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It’s July 14, and ten days after celebrating the red, white and blue, we cheer the blue, white and red. Where to go if you’re feeling French today and can’t make it to the President’s garden party at the Palais de Elysee?
Sofitel New York seems an obvious choice (the world knows about its French connections). And it doesn’t disappoint. At Gaby, the hotel’s French-inflected restaurant named for one Gabrielle Chanel, live music by a French Canadian band plays from 5 pm to 9 pm. The chef has prepared a special amuse bouche featuring cheeses and prociutto. And Ricard, the anise flavored liquor that’s a French national drink, flows, if not freely, then at a special price — $5 straight, $7 Ricard cocktails. (Created in 1932 in Marseille by Paul Ricard, it’s blended from Chinese star anise, Syrian licorice and herbs from Provence.)
The Carlton isn’t as obviously French as the Sofitel, but it’s home to Millesime, the Frenchest hotel brasserie in town. In a salute to Bastille Day, a jazz band plays in the hotel lobby from 5 pm to 7 pm. From 7 pm on, the music moves to the Millesime salon, a stylish wood-paneled lounge where guests can sip champagne or down a French-inspired libation like the $16 Gige (Plymouth gin, St Germain elderflower liquor, lemon and lime juice, simple syrup, soda and fresh grapes) and Parisian Punch (house-made orange spice brandy, Haymans gin, apple cider, pineapple, cranberry and lemon juice) served in cut-glass cups for two or more ($42).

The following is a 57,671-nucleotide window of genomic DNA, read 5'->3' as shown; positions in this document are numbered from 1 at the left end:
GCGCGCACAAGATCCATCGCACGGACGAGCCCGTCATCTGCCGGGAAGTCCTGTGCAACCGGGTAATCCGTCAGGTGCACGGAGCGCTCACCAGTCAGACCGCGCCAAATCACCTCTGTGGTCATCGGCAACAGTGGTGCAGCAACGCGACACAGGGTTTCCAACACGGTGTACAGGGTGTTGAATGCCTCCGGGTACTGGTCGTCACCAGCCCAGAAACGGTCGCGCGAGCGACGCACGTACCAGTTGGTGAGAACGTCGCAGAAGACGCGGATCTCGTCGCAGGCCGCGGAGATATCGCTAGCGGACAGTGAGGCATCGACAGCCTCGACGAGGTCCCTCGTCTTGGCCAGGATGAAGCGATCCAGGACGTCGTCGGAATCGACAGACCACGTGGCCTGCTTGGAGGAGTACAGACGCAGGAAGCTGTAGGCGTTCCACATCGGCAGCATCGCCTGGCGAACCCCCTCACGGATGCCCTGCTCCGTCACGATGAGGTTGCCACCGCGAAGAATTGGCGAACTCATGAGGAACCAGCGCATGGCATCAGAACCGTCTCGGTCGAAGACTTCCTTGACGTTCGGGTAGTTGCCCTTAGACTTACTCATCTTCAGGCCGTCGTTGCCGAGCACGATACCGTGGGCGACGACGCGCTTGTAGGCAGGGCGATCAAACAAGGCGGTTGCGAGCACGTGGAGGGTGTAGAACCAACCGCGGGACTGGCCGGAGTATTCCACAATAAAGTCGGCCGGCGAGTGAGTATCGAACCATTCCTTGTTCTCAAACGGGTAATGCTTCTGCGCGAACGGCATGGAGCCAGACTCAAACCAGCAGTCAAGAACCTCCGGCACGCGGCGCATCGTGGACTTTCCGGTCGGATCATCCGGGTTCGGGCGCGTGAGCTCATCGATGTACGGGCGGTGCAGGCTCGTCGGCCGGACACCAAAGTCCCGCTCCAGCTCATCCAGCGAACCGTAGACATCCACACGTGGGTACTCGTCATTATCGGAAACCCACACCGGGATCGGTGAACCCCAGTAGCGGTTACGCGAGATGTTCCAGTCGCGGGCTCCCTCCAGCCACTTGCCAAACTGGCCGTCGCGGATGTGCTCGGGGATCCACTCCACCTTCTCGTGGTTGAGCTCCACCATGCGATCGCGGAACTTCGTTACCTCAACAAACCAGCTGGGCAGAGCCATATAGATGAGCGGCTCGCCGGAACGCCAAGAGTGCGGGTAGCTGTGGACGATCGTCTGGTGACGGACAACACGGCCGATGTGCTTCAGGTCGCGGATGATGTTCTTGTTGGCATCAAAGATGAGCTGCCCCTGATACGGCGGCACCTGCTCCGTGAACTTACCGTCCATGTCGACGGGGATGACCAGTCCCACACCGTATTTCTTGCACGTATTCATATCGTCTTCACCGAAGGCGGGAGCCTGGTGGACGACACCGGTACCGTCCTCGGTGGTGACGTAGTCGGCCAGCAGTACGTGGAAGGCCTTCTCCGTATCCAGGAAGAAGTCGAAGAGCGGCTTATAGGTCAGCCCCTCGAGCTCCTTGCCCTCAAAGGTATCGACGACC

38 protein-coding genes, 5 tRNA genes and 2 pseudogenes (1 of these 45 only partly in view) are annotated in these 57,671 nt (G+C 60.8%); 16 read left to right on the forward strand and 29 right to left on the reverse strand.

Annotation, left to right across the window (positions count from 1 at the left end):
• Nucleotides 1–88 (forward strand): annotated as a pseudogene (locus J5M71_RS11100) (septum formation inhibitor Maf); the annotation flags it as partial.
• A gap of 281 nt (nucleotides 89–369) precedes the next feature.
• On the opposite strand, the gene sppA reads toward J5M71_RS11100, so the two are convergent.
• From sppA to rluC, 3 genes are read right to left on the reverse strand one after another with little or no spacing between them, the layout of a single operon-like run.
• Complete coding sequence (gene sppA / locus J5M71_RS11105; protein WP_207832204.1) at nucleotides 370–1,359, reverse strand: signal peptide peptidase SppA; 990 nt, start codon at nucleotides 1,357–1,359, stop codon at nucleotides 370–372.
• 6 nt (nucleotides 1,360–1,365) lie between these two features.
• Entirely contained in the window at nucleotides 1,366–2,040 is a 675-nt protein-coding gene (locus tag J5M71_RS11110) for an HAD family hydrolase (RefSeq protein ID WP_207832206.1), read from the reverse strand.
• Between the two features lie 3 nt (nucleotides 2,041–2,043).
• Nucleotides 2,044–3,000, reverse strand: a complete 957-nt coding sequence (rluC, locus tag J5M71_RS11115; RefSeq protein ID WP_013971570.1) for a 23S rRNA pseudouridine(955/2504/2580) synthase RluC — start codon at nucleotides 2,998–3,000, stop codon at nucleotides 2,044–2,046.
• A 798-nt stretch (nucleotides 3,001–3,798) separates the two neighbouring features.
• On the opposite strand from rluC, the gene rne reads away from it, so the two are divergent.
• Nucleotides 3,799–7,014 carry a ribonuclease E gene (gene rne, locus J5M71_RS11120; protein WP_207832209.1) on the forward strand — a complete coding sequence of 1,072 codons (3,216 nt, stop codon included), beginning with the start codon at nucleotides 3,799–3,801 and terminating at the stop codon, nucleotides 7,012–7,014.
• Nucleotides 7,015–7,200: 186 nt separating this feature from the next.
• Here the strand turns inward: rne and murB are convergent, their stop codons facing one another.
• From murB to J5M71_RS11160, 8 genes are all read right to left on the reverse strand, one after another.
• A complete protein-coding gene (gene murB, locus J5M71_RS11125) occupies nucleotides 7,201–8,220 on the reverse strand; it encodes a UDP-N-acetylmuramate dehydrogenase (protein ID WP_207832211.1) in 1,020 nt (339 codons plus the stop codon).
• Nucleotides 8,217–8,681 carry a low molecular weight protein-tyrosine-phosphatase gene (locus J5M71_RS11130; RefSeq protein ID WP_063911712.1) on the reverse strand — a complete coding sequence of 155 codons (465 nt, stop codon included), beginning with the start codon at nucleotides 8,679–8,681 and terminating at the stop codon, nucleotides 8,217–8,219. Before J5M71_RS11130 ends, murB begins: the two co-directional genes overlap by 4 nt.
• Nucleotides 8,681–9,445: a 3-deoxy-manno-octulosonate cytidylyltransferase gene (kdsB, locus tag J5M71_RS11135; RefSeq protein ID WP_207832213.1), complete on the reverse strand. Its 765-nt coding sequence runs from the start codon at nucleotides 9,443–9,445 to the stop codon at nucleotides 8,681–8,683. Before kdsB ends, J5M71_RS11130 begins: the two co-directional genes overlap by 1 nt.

And when darkness falls, glance up at the Empire State Building. No fireworks, but it’s lighted in blue, white and red.
Overnight New York is the independent guide to New York City hotels with honest, unbiased reporting and no ties to the hotels we write about. We visit each hotel anonymously and always pay when we eat and stay. Think of Overnight New York as a best friend who susses out where you want to spend the night — and where you don’t — and tells you what’s new, what’s trending and where to meet for drinks after work, indulge in a romantic dinner or put up the in-laws.